The full performance of the reference R9 290X , i.e. 1000MHz for the core, comes to light only in Über mode, when the fan is allowed to speed up to cope with the heat. However, in Über mode the reference card simply gets too loud for most users.
Although the XFX Double Dissipation R9 290X is a non-reference card, it is not factory overclocked. The XFX card offers similar performance to the R9 290X in Über mode, but thanks to its non-reference cooler it stays quiet. In fact, it is quieter than the reference card in Normal mode, which is very impressive indeed.
It is not just about noise and longevity. When we first tested the reference card using Quiet BIOS we quickly found that it spends most of its time clocked at less than 1000MHz and under load the GPU usually doesn’t go over the 900MHz mark. However, on the DD R9 290X the GPU stays at 1000MHz. Therefore the card did not exhibit any performance drops, which can’t be said of the reference card, as it throttles after it gets hot – and it doesn’t take much to get it hot.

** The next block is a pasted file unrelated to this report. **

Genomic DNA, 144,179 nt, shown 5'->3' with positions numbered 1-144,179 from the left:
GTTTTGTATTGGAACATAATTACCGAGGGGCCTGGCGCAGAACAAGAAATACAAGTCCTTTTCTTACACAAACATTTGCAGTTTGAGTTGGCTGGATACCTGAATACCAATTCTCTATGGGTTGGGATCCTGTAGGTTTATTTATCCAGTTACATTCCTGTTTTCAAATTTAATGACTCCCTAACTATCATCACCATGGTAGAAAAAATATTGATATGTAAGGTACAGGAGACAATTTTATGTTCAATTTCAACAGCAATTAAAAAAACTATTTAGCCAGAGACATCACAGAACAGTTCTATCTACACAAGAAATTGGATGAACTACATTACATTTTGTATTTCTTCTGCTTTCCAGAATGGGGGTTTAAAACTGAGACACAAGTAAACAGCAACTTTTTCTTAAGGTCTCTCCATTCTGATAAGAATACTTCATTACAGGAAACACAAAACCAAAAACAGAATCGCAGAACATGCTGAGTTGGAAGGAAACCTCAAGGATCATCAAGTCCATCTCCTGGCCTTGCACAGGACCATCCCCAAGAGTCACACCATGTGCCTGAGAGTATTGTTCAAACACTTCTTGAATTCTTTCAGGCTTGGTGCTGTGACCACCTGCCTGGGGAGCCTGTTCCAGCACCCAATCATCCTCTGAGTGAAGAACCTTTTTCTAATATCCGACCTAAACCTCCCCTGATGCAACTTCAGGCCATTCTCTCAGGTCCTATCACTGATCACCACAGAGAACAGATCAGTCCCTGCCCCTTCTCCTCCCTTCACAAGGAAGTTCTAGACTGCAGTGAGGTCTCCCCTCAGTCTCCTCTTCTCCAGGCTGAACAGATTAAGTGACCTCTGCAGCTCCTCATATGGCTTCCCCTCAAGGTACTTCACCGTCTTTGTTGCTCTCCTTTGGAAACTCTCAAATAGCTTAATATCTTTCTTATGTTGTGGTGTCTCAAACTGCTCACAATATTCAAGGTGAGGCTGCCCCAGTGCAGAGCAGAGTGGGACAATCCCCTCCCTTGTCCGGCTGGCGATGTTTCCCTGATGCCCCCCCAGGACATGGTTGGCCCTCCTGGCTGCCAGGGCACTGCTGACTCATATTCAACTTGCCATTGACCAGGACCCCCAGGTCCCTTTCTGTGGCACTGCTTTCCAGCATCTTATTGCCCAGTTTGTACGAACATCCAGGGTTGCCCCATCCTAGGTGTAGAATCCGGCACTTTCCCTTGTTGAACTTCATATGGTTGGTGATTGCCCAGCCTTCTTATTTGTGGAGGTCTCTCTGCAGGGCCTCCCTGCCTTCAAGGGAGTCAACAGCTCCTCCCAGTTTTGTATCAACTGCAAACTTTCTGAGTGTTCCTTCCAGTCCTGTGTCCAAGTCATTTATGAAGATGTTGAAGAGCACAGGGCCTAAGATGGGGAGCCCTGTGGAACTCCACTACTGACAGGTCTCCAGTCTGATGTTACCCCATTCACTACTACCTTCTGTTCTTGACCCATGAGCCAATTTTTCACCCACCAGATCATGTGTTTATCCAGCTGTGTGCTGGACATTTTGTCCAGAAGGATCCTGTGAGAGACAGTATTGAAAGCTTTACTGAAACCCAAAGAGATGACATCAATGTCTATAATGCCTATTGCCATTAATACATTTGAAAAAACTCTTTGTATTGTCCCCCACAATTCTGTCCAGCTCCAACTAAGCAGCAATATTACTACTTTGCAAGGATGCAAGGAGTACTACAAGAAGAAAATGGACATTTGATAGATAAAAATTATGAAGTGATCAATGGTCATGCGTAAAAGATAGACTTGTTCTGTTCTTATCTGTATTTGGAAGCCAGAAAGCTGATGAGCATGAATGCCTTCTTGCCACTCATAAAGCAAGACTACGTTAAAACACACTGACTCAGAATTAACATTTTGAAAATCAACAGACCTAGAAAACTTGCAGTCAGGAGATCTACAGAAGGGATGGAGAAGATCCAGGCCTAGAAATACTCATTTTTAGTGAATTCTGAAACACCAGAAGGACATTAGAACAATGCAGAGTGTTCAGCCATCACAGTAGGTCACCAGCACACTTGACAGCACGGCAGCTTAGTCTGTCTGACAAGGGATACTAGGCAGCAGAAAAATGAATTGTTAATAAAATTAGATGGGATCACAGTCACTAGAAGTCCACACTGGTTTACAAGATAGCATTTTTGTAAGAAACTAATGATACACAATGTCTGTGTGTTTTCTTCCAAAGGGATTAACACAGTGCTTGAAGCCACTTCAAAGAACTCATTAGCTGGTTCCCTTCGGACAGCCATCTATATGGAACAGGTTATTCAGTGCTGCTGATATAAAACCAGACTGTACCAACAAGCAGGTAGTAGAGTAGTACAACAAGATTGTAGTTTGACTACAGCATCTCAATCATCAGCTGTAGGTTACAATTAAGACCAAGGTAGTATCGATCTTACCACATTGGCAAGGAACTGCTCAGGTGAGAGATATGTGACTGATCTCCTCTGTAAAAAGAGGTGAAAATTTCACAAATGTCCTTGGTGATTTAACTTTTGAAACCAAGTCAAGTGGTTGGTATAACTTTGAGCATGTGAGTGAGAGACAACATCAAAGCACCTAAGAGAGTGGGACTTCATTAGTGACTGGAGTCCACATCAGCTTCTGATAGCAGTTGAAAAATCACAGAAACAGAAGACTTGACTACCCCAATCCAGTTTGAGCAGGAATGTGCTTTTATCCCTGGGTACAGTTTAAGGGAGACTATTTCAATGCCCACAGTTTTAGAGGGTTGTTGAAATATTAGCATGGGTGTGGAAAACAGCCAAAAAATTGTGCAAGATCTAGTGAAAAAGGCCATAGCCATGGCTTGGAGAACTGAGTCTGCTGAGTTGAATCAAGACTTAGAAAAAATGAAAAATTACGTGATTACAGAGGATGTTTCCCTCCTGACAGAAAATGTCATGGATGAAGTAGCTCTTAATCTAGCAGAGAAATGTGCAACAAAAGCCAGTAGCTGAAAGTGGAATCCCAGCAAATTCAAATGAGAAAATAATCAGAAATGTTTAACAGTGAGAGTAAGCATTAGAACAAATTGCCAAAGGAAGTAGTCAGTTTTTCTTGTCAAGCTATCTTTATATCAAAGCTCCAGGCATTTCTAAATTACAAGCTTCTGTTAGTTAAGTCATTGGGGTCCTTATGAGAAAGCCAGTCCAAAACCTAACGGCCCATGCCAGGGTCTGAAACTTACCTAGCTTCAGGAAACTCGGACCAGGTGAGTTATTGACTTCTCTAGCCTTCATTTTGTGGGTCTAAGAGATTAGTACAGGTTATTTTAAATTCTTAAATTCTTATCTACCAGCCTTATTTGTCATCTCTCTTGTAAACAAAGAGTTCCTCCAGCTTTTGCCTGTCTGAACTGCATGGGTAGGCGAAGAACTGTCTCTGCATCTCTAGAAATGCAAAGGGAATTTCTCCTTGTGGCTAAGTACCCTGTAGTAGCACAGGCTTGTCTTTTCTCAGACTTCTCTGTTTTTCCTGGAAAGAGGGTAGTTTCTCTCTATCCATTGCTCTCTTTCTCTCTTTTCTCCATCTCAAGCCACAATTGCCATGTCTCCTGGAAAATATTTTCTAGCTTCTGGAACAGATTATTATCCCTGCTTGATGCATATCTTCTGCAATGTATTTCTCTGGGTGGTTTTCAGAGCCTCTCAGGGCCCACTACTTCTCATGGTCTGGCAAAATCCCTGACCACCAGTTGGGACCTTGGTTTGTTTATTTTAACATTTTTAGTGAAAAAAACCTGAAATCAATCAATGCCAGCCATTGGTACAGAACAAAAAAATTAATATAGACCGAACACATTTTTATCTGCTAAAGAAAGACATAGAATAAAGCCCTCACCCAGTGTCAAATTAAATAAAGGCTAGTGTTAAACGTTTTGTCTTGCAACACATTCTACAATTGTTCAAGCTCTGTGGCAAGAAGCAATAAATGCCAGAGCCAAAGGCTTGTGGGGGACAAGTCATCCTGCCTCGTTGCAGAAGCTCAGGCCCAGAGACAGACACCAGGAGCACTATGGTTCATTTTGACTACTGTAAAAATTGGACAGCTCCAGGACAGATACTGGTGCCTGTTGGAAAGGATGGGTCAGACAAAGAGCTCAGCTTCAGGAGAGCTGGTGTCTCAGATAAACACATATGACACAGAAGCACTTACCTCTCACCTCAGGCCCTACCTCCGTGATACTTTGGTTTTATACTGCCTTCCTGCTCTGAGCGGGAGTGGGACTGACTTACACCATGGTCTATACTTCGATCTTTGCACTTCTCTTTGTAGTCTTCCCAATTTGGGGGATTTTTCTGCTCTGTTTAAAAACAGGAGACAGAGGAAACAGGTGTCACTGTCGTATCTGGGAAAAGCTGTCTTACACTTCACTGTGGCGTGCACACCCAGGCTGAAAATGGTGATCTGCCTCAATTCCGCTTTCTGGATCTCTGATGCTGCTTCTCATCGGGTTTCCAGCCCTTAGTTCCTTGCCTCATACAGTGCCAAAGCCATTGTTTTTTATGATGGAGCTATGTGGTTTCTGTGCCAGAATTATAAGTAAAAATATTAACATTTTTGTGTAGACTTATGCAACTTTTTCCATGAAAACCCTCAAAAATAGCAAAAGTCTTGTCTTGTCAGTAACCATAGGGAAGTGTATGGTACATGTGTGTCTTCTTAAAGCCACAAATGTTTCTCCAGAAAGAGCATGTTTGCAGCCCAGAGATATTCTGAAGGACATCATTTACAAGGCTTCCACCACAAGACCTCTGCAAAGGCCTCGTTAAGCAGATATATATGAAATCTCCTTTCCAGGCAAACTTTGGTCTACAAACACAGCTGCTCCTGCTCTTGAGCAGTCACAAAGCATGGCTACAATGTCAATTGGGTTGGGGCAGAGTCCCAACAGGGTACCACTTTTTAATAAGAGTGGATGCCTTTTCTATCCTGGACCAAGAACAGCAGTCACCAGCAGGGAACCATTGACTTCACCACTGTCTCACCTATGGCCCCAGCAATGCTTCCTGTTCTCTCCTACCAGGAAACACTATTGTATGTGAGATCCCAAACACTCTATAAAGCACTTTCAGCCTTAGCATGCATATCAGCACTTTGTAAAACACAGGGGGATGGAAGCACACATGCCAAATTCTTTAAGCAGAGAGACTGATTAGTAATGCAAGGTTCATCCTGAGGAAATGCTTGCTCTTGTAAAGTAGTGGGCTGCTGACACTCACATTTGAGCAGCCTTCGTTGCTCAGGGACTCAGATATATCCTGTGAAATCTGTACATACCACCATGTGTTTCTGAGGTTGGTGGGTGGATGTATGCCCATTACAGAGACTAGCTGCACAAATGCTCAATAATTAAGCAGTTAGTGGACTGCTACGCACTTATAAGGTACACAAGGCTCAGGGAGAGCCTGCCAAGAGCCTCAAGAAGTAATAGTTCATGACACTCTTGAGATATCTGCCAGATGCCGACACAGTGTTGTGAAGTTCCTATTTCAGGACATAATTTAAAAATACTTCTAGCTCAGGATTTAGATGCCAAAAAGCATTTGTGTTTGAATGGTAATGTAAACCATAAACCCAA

Judging by our tests, the Double Dissipation cooler has a lot of potential. It manages to keep the GPU under 78 degrees Celsius in gaming tests. The reference cooler does not even come close and as long as you keep the card under load it hovers around the 95 degree mark. Note the target GPU temperature on reference R9 290X cards is set at 95 degrees Celsius.
In overcocking we ended up with a 150MHz GPU overclock, 15 percent over the reference clock. This is a relatively good score.